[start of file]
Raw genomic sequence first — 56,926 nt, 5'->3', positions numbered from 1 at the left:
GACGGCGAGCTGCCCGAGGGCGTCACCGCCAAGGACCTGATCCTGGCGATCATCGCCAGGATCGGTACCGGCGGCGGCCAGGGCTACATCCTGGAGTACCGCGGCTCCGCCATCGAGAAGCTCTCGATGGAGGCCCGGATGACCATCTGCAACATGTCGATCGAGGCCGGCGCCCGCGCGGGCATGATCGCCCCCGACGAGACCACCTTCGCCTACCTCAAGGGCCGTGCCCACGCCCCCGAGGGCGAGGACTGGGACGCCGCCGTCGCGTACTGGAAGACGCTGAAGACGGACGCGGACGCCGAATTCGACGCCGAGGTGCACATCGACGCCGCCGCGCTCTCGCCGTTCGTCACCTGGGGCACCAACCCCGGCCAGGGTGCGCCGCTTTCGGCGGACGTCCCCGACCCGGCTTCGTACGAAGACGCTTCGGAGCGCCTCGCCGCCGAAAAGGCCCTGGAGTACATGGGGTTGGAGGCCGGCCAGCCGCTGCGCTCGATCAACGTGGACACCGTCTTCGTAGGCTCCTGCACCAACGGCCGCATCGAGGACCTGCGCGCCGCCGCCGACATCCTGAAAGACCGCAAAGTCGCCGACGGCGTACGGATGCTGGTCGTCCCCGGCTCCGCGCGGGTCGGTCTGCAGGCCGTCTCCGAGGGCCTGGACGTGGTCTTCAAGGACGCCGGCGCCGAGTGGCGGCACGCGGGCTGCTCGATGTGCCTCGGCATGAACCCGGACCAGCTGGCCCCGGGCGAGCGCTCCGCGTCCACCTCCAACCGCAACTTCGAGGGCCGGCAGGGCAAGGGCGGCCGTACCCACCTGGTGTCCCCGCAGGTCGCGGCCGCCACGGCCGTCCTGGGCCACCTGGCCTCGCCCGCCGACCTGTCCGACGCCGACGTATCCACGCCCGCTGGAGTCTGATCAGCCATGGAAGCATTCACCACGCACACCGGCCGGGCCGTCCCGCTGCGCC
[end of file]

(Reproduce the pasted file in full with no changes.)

Raw genomic sequence first — 56,926 nt, 5'->3', positions numbered from 1 at the left:
GACGGCGAGCTGCCCGAGGGCGTCACCGCCAAGGACCTGATCCTGGCGATCATCGCCAGGATCGGTACCGGCGGCGGCCAGGGCTACATCCTGGAGTACCGCGGCTCCGCCATCGAGAAGCTCTCGATGGAGGCCCGGATGACCATCTGCAACATGTCGATCGAGGCCGGCGCCCGCGCGGGCATGATCGCCCCCGACGAGACCACCTTCGCCTACCTCAAGGGCCGTGCCCACGCCCCCGAGGGCGAGGACTGGGACGCCGCCGTCGCGTACTGGAAGACGCTGAAGACGGACGCGGACGCCGAATTCGACGCCGAGGTGCACATCGACGCCGCCGCGCTCTCGCCGTTCGTCACCTGGGGCACCAACCCCGGCCAGGGTGCGCCGCTTTCGGCGGACGTCCCCGACCCGGCTTCGTACGAAGACGCTTCGGAGCGCCTCGCCGCCGAAAAGGCCCTGGAGTACATGGGGTTGGAGGCCGGCCAGCCGCTGCGCTCGATCAACGTGGACACCGTCTTCGTAGGCTCCTGCACCAACGGCCGCATCGAGGACCTGCGCGCCGCCGCCGACATCCTGAAAGACCGCAAAGTCGCCGACGGCGTACGGATGCTGGTCGTCCCCGGCTCCGCGCGGGTCGGTCTGCAGGCCGTCTCCGAGGGCCTGGACGTGGTCTTCAAGGACGCCGGCGCCGAGTGGCGGCACGCGGGCTGCTCGATGTGCCTCGGCATGAACCCGGACCAGCTGGCCCCGGGCGAGCGCTCCGCGTCCACCTCCAACCGCAACTTCGAGGGCCGGCAGGGCAAGGGCGGCCGTACCCACCTGGTGTCCCCGCAGGTCGCGGCCGCCACGGCCGTCCTGGGCCACCTGGCCTCGCCCGCCGACCTGTCCGACGCCGACGTATCCACGCCCGCTGGAGTCTGATCAGCCATGGAAGCATTCACCACGCACACCGGCCGGGCCGTCCCGCTGCGCC